On 21 February 1907 the steamship was driven onto the granite breakwater at the New Waterway ship canal in the Netherlands by large waves and then broke apart. Of 144 people aboard, 128 were lost.
At 0500 on Thursday, 21 February 1907, the Hook lighthouse keeper recorded that Berlin was navigating the channel when she suddenly veered off course northward after a huge wave struck her on her port quarter. Captain Precious and pilot Bronders managed to return the ship to her original course, but another wave struck Berlin and she swung northward again, causing her to become impaled on the tip of the granite breakwater at the entrance to the New Waterway.
Waves swept over the vessel, and both Precious and Bronders soon were swept overboard. The Dutch steam lifeboatPresident van Heel attempted to offer aid, but the rough seas prevented her from approaching the stricken vessel. Berlin broke in two amidships at 0600. The majority of those on board had fled to the bow, which sank when the ship broke in half.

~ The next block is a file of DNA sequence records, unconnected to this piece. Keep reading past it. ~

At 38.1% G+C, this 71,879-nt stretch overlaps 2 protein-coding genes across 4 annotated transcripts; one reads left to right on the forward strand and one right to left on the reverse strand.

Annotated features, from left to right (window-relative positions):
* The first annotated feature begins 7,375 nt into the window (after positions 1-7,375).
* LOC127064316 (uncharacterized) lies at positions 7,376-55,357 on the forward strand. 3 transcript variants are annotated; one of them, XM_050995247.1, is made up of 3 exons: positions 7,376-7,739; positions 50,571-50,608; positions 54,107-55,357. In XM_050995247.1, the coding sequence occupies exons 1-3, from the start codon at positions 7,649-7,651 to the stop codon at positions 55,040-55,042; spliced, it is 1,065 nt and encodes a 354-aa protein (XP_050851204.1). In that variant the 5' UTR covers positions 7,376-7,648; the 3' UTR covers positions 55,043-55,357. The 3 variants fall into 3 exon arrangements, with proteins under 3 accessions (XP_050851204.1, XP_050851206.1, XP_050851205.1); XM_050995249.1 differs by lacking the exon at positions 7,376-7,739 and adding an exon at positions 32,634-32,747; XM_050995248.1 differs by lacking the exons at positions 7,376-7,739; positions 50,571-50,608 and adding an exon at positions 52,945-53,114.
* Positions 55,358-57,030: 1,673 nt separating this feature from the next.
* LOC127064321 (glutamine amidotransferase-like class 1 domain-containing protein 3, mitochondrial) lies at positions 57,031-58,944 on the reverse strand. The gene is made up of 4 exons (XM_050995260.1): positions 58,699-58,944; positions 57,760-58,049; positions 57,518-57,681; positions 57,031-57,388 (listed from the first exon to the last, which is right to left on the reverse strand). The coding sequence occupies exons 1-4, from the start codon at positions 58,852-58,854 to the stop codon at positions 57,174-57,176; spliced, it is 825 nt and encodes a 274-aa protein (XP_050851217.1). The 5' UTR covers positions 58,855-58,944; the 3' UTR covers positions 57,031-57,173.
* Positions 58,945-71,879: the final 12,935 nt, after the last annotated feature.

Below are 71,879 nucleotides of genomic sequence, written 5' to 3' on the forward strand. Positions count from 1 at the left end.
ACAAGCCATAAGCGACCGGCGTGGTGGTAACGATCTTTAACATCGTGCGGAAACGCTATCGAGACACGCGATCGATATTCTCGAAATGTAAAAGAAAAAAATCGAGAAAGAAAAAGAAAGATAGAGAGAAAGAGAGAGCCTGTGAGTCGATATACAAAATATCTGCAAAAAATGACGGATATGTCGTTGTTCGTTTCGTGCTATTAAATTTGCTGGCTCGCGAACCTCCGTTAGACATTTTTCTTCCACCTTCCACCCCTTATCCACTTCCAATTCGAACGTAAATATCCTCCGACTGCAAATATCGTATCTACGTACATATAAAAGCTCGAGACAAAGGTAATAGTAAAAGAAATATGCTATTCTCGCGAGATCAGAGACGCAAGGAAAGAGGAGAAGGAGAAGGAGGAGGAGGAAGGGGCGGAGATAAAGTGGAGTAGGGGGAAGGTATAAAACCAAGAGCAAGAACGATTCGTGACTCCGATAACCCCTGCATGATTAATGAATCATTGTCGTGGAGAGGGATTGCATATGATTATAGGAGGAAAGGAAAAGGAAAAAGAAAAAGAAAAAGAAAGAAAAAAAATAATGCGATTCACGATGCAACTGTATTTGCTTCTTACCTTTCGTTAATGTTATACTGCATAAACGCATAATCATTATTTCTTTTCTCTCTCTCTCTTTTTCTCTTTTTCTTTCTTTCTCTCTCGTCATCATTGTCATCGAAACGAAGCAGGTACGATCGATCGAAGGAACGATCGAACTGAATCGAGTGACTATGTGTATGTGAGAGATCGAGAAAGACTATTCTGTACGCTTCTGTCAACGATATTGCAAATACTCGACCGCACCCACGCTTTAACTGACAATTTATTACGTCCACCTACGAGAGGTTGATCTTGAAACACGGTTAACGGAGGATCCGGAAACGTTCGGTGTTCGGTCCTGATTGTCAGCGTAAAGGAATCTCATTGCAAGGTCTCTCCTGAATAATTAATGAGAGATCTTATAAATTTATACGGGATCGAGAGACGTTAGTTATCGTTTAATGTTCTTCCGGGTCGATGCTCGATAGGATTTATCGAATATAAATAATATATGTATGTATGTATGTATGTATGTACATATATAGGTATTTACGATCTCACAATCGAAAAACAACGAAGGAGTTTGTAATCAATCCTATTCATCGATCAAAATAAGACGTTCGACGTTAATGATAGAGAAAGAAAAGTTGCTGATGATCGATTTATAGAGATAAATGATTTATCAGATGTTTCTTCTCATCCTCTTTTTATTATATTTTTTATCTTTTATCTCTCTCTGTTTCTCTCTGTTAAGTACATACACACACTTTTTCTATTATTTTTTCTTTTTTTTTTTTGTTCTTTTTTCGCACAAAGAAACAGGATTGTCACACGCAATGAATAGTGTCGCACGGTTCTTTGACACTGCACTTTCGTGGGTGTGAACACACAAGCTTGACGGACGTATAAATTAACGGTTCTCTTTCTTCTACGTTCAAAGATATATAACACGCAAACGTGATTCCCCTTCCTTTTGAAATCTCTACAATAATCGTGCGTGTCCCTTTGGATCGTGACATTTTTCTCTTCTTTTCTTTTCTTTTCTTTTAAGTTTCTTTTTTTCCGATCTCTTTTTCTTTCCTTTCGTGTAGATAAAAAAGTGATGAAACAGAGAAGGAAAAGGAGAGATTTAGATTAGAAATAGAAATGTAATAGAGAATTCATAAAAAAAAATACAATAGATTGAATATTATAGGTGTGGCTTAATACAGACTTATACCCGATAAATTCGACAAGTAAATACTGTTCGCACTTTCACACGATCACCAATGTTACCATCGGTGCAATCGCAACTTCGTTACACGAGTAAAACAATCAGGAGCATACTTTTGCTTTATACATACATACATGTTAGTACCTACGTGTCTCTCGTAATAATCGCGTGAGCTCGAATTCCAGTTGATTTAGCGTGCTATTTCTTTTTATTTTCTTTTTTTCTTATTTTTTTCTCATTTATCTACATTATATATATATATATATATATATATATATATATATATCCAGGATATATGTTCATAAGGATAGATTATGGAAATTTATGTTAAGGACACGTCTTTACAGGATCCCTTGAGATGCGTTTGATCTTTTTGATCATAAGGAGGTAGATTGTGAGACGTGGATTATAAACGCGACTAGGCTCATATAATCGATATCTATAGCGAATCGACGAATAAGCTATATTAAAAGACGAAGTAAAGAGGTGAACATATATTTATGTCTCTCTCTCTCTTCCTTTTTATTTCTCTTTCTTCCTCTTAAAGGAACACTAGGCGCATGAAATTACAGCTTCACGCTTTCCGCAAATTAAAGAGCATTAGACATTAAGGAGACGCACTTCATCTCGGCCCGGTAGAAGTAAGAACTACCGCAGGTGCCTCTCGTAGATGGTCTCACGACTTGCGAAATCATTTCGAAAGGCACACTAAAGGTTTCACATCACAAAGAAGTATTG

President van Heel could not close with the survivors on the stern of the vessel due to the weather. Only one man, a Captain Parkinson who was travelling as a passenger, was able to swim to the safety of the lifeboat.
Prince Henry made a visit the following day and went out on the pilot boat Helvoetsluis as Helvoetsluis and President van Heel attempted to recover the deceased from the sea and rescue the fifteen people remaining on the stern. The rescue of the people required a great deal of effort. An important role in this rescue was played by lifeboat Captain Martijn Sperling who used a small boat to reach the North Pier and ascend its iron beacon, from where he was able to throw ropes to the deck of the wreck to rescue 11 of the survivors. Captain Sperling then took a yawl from the salvage vessel Van der Tak alongside the wreck to rescue the remaining three survivors, all female.